Why dating a unicorn

Cosmas Indicopleustes, a merchant of Alexandria who lived in the 6th century, made a voyage to India and subsequently wrote works on cosmography.He gives a description of a unicorn based on four brass figures in the palace of the King of Ethiopia.The unicorn was depicted in ancient seals of the Indus Valley Civilization and was mentioned by the ancient Greeks in accounts of natural history by various writers, including Ctesias, Strabo, Pliny the Younger, Aelian In European folklore, the unicorn is often depicted as a white horse-like or goat-like animal with a long horn and cloven hooves (sometimes a goat's beard).In the Middle Ages and Renaissance, it was commonly described as an extremely wild woodland creature, a symbol of purity and grace, which could be captured only by a virgin.Cups were made from alicorn for kings and given as a gift; these were usually made of ivory or walrus ivory.Entire horns were very precious in the Middle Ages and were often really the tusks of narwhals.The Danish physician Ole Worm determined in 1638 that the alleged alicorns were the tusks of narwhals.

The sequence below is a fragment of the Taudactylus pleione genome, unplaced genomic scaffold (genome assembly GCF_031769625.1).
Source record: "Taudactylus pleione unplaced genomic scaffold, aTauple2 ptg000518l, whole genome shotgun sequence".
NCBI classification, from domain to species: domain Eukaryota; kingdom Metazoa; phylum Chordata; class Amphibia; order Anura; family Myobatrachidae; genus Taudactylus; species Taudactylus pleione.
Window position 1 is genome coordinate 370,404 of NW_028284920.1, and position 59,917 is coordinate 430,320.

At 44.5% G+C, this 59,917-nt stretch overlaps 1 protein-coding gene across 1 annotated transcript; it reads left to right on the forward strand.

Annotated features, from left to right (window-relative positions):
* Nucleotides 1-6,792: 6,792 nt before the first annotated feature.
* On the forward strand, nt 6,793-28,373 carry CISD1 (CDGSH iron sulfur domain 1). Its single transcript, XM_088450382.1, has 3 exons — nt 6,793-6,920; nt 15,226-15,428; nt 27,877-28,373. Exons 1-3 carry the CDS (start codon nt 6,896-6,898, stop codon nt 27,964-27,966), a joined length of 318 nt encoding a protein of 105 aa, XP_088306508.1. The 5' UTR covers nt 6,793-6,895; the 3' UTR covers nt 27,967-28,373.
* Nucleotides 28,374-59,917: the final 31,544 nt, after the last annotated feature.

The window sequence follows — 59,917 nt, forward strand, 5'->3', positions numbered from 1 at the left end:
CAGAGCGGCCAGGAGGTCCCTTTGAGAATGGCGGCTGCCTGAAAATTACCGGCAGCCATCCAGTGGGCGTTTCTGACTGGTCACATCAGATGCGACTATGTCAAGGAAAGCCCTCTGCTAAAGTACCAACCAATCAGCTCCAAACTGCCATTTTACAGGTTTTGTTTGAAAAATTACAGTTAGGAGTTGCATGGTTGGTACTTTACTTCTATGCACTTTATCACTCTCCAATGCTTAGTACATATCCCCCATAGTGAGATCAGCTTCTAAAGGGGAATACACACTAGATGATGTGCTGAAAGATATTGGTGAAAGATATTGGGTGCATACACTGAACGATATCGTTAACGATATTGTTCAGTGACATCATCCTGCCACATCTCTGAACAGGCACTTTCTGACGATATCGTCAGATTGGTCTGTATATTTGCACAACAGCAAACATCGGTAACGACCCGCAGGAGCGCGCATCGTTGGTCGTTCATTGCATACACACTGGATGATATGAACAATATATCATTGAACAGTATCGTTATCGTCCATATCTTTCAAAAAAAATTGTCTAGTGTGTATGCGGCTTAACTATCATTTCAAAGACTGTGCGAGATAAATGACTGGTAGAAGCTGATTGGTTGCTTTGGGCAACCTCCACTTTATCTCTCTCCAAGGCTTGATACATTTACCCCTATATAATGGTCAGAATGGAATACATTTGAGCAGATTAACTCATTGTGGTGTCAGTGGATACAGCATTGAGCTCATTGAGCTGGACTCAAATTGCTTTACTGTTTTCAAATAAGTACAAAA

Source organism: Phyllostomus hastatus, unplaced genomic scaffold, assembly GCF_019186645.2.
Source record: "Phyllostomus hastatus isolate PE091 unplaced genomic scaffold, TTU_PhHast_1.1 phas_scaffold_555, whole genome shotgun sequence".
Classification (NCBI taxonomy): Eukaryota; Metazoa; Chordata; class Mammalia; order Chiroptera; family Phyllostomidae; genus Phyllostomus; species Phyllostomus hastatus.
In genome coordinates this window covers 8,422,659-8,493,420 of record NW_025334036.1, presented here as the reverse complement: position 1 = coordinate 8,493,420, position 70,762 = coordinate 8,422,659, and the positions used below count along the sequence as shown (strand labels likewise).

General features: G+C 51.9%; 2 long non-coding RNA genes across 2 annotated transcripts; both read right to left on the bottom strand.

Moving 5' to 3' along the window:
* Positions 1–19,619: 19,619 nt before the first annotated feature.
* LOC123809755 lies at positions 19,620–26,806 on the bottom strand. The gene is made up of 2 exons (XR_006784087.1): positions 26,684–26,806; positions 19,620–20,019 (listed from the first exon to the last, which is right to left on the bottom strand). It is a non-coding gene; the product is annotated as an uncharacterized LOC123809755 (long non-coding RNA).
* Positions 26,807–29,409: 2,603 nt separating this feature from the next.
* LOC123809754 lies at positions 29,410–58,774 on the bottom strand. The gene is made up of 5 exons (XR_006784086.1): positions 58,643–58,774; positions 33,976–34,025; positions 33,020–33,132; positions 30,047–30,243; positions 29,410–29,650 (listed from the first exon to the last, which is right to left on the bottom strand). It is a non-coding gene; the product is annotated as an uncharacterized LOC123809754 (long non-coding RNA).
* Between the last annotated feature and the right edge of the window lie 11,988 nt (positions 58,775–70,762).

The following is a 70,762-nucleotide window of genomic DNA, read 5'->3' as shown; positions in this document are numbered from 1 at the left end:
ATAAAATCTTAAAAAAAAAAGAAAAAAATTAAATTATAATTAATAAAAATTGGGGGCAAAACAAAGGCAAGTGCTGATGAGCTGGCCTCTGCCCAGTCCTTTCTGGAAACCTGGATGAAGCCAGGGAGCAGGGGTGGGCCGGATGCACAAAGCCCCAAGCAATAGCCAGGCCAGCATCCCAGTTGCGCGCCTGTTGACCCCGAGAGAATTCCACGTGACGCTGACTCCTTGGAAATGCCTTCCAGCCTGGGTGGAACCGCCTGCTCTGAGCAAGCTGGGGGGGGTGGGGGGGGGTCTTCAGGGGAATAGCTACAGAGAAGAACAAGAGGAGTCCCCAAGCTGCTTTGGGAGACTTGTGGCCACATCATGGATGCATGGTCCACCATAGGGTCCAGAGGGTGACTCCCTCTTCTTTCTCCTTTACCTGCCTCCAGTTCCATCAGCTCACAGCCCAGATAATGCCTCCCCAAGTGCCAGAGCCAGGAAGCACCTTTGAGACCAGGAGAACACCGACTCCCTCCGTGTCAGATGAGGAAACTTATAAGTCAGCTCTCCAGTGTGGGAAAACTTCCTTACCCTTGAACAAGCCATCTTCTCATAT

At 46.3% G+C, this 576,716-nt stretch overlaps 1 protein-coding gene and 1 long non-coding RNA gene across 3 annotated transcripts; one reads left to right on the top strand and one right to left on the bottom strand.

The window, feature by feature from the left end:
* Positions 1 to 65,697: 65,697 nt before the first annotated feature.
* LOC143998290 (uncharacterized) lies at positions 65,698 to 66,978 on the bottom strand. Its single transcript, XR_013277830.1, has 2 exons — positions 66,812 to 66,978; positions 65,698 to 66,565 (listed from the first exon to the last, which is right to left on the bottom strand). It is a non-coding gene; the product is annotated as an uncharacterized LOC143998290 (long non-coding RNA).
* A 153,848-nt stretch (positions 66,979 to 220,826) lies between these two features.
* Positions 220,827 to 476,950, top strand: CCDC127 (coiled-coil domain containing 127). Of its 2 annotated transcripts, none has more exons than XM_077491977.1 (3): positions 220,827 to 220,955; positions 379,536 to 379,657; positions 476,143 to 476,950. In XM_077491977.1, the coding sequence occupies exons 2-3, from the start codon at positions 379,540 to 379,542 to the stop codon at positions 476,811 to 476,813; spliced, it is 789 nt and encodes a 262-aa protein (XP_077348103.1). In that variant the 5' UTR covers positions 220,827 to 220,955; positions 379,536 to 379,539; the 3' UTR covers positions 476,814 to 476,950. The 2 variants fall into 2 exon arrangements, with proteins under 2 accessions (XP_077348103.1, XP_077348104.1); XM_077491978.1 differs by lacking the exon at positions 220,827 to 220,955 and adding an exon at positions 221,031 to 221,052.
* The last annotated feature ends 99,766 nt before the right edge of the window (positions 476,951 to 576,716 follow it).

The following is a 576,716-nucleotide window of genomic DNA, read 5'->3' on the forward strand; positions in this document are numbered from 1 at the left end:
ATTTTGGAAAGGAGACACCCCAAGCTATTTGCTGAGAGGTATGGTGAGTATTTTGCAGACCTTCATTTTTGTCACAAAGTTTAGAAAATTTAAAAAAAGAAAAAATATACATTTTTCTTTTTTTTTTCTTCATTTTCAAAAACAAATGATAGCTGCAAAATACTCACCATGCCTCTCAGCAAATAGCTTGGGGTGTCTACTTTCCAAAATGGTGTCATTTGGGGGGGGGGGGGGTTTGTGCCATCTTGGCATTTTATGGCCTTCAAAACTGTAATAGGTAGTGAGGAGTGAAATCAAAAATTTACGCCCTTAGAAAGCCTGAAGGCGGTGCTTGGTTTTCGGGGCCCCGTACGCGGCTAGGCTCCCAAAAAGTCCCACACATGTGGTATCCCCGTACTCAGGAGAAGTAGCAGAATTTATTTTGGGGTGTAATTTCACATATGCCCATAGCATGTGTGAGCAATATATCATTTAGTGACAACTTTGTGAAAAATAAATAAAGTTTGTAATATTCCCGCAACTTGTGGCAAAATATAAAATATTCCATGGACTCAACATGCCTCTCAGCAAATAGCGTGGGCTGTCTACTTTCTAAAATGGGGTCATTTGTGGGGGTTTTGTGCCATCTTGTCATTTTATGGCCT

In the series, richly dressed noblemen, accompanied by huntsmen and hounds, pursue a unicorn against mille-fleur backgrounds or settings of buildings and gardens.The unicorn also figured in courtly terms: for some 13th-century French authors such as Thibaut of Champagne and Richard de Fournival, the lover is attracted to his lady as the unicorn is to the virgin.With the rise of humanism, the unicorn also acquired more orthodox secular meanings, emblematic of chaste love and faithful marriage.The unicorn, tamable only by a virgin woman, was well established in medieval lore by the time Marco Polo described them as "scarcely smaller than elephants.They have the hair of a buffalo and feet like an elephant's.

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